Mastication and Swallowing in Children The goal of this issue of the is to define what we know about swallowing in various normal populations. In contrast to the amount of information available on mastication and swallowing in typical adults, less is known about the maturation of these behaviors in children (e.g., the effect of ... Article
Article  |   March 01, 2001
Mastication and Swallowing in Children
Author Affiliations & Notes
  • Jacki L. Ruark
    University of Tennessee, Knoxville
Article Information
Articles
Article   |   March 01, 2001
Mastication and Swallowing in Children
SIG 13 Perspectives on Swallowing and Swallowing Disorders (Dysphagia), March 2001, Vol. 10, 5-7. doi:10.1044/sasd10.1.5
SIG 13 Perspectives on Swallowing and Swallowing Disorders (Dysphagia), March 2001, Vol. 10, 5-7. doi:10.1044/sasd10.1.5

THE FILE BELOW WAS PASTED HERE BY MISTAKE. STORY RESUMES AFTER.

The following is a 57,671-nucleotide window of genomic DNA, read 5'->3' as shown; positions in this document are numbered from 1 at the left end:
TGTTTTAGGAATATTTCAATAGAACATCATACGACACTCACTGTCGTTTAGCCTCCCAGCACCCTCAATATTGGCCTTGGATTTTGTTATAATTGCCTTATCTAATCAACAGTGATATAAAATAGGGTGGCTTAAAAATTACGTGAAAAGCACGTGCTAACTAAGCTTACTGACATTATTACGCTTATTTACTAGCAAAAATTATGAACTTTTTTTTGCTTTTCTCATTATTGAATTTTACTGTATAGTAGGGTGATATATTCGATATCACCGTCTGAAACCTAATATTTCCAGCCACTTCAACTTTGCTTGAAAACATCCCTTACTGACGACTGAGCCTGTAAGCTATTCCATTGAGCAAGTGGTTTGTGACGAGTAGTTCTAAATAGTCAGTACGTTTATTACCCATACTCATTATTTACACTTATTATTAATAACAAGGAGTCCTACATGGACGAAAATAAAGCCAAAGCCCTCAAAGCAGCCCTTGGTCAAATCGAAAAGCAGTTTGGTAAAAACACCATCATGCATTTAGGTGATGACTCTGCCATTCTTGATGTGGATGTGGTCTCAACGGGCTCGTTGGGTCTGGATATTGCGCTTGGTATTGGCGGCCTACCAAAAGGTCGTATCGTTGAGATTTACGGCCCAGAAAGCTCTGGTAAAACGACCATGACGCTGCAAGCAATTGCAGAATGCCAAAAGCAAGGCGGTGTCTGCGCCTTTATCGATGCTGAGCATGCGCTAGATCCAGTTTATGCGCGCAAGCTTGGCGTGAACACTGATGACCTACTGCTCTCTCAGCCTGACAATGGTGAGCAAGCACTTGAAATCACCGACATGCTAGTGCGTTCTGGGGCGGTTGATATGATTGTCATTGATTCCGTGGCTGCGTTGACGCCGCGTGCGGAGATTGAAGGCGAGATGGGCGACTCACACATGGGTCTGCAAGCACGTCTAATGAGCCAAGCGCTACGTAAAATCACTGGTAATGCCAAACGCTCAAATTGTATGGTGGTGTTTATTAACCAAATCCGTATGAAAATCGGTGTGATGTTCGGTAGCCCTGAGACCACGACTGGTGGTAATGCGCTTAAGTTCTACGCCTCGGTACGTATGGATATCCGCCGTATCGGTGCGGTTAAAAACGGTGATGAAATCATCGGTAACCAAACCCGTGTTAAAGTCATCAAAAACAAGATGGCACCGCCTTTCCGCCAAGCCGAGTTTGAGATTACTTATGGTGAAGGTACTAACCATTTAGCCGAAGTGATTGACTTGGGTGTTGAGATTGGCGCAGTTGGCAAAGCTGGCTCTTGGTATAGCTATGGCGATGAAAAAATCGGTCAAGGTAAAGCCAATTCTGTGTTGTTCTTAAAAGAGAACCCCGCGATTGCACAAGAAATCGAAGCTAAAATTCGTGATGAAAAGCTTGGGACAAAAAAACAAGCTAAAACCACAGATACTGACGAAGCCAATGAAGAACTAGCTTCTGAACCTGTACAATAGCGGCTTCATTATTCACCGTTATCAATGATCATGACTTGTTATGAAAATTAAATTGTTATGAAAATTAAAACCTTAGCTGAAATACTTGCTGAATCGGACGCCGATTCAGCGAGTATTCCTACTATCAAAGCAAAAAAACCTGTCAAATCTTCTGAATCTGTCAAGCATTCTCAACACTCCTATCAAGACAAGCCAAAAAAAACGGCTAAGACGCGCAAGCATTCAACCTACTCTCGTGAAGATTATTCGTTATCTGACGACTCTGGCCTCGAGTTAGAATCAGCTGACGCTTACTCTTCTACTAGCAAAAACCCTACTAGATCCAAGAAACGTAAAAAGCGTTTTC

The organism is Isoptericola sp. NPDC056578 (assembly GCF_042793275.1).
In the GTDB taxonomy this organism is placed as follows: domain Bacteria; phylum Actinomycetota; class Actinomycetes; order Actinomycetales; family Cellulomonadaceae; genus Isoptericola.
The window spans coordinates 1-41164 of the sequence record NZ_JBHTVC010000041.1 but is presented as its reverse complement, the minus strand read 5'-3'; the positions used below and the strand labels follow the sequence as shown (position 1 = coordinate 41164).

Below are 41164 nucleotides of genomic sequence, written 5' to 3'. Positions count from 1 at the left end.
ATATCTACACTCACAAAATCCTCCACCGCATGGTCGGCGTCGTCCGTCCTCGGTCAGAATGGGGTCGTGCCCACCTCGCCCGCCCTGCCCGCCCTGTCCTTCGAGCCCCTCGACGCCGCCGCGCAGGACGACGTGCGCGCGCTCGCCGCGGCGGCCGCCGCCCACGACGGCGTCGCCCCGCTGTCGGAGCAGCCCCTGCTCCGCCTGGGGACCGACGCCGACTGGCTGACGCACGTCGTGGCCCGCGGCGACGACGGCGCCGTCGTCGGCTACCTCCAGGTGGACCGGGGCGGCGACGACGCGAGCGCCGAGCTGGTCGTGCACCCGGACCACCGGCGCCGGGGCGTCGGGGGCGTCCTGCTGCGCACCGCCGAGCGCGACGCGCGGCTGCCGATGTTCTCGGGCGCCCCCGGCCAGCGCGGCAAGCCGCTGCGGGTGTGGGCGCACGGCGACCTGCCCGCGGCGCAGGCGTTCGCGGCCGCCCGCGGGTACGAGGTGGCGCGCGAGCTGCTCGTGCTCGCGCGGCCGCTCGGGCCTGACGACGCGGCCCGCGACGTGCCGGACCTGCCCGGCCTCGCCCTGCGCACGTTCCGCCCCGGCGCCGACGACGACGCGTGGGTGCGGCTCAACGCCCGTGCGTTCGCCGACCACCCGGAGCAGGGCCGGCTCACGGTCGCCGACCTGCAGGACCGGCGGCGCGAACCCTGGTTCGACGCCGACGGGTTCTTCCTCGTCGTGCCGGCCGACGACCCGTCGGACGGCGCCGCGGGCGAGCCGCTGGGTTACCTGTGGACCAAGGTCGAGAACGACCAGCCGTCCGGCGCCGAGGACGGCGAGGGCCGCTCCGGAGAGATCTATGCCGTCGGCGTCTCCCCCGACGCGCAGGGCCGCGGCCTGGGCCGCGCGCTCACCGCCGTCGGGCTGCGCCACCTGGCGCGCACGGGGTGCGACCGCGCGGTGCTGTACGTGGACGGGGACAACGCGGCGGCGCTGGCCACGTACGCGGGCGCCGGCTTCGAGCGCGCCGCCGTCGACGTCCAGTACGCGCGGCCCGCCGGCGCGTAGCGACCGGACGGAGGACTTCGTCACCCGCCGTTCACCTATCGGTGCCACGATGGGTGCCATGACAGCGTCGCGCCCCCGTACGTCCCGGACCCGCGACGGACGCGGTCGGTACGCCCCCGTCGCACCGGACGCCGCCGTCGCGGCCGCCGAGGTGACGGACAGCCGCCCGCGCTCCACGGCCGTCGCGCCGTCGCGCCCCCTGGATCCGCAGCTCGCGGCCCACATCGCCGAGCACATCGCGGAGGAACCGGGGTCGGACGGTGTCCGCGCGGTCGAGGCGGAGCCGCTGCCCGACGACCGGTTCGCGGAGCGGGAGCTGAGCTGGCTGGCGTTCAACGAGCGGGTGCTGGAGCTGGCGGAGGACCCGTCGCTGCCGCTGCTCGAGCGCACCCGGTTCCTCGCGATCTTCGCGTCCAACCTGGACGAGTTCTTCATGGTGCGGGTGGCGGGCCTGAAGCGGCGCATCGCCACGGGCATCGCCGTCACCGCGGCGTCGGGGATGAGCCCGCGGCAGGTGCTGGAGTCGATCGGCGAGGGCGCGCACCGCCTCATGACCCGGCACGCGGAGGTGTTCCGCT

The goal of this issue of the is to define what we know about swallowing in various normal populations. In contrast to the amount of information available on mastication and swallowing in typical adults, less is known about the maturation of these behaviors in children (e.g., the effect of bolus consistency on oropharyngeal muscle activity during swallowing). In the past, methodological limitations, such as difficulty in acquiring physiological data from typically developing children and the complexities of oropharyngeal and laryngeal muscle activity, have impeded our knowledge of feeding and swallowing development. Modern technological advances, however, such as the use of ultrasonography and electromyograpy (EMG), are now providing scientists with tools to carry out developmental physiologic investigations. Although the development of oropharyngeal and laryngeal muscle activity has been extensively described in the literature, these descriptions are often qualitative. Recent endeavors of several scientists, however, have provided us with quantitative data that describe respiratory, oropharyngeal, and laryngeal muscle activity that occurs during feeding and swallowing in young children. Abetter knowledge of the development of these behaviors in typically developing children is necessary, not only to further our understanding of developmental and mature processes, but also to formulate efficacious treatment for pediatric dysphagia. Thus, the goal of this article is to inform the reader about the ventures of several scientists who have supplied us with empirically based information on feeding and swallowing development.
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